CalSTRS has argued that divesting from fossil fuels is not currently feasible due to the immaturity of renewable energy sources relative to oil and gas, and the continued importance of fossil fuel power to developing countries:

New technologies need to continue to evolve to make them viable on a global scale to support the transition to a low-carbon future…Divesting from fossil fuel doesn’t reduce greenhouse gas emissions and doesn’t address all the different factors that contribute to climate change. We are focused on actions that reduce emissions and support an orderly low-carbon transition.

Because of the continued relevance of fossil fuels, they remain a profitable investment, contributing in part to a recent windfall for the pension fund, which grew 27.2 percent between June 2020 and June 2021, increasing from $246 billion to $308.6 billion, riding a wave of record highs in the stock market at the height of the pandemic.

Because of the risks that divestment could reduce the valuation of the Teachers’ Retirement Fund, CalSTRS has deemed divestment as a “last resort,” saying that they instead prioritize using their holdings as leverage to transition fossil fuel companies towards more sustainable business practices.

Butler said that she and other students that support fossil-fuel divestment by CalSTRS want teachers to retire in financial security, but want CalSTRS to be more aggressive in investing in sustainable businesses and industries while transitioning away from fossil fuels.

“We care about these teachers, we’re not saying take their money away, we’re saying divest from fossil fuels and invest in practices that will end the climate crisis,” said Butler.

CalSTRS has also acknowledged the potential of climate change to reduce the valuation of its portfolio, caused by its impact on the environment, infrastructure, and labor, as stated on the agenda for an upcoming CalSTRS Investment Committee meeting, where members will decide whether to pledge to hold a net-zero carbon emissions portfolio by 2050:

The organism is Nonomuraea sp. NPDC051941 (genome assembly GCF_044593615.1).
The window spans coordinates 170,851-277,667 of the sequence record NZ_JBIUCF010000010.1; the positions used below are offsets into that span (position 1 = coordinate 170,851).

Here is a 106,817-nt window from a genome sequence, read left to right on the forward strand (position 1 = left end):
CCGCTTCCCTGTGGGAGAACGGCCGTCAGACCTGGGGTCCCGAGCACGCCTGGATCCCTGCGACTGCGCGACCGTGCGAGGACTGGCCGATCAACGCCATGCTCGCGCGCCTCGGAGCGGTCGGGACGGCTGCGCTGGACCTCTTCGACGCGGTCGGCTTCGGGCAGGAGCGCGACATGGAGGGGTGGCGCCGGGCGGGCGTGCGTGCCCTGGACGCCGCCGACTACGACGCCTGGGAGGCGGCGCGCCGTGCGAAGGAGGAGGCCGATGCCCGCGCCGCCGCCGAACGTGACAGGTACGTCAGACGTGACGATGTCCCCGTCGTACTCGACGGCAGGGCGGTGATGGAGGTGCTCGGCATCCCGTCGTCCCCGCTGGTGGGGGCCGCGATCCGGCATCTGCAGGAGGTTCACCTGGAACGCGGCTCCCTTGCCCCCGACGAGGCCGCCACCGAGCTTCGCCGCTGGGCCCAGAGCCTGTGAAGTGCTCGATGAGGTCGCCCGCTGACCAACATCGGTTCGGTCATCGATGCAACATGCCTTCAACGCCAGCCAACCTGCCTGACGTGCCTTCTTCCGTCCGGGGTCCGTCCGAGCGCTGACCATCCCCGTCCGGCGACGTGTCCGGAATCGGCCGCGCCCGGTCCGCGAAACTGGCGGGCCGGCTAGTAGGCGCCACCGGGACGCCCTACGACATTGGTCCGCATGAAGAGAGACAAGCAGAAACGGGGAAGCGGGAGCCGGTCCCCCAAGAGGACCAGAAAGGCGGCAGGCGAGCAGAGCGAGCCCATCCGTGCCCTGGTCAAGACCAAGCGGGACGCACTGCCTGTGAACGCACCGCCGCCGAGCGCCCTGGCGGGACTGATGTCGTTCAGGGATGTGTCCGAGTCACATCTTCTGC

Investment risks associated with climate change and the related economic transition—physical, policy and technology driven— materially impact the value of CalSTRS’ investment portfolio.

The fund’s support of a low-carbon transition appears to be centered around exploring new investment in greener energy without divestment from fossil fuels. Already, CalSTRS’ Teacher Retirement Board has approved changes to CalSTRS’ Sustainable Investment and Stewardship Strategies investment policy to allow more investment in “low-carbon solutions relating to energy, technology-enabled resource efficiency, water and waste management, land and agriculture management, and food security,” as stated in the same upcoming Investment Committee agenda. It is not clear if any investment of this kind has occurred.

Butler is not buying it.

“I feel like it’s just an excuse,” said Butler. “The places that CalSTRS is investing it is affecting low-income communities, and so for them to say that they want to use their clout to pushing Chevron towards sustainability is an excuse so that they can ignore the fact that [Chevron] is harming Black and brown people.”

An August 10 flare-up incident occurred at Chevron’s Richmond oil refinery, releasing sulfur-dioxide and raising concerns over local air quality.

Youth vs. Apocalypse will hold actions every Friday, either in-person or remote, according to Butler. Those interested in participating can learn more at their website, their social media, or by texting “@yvajoin” to 81010.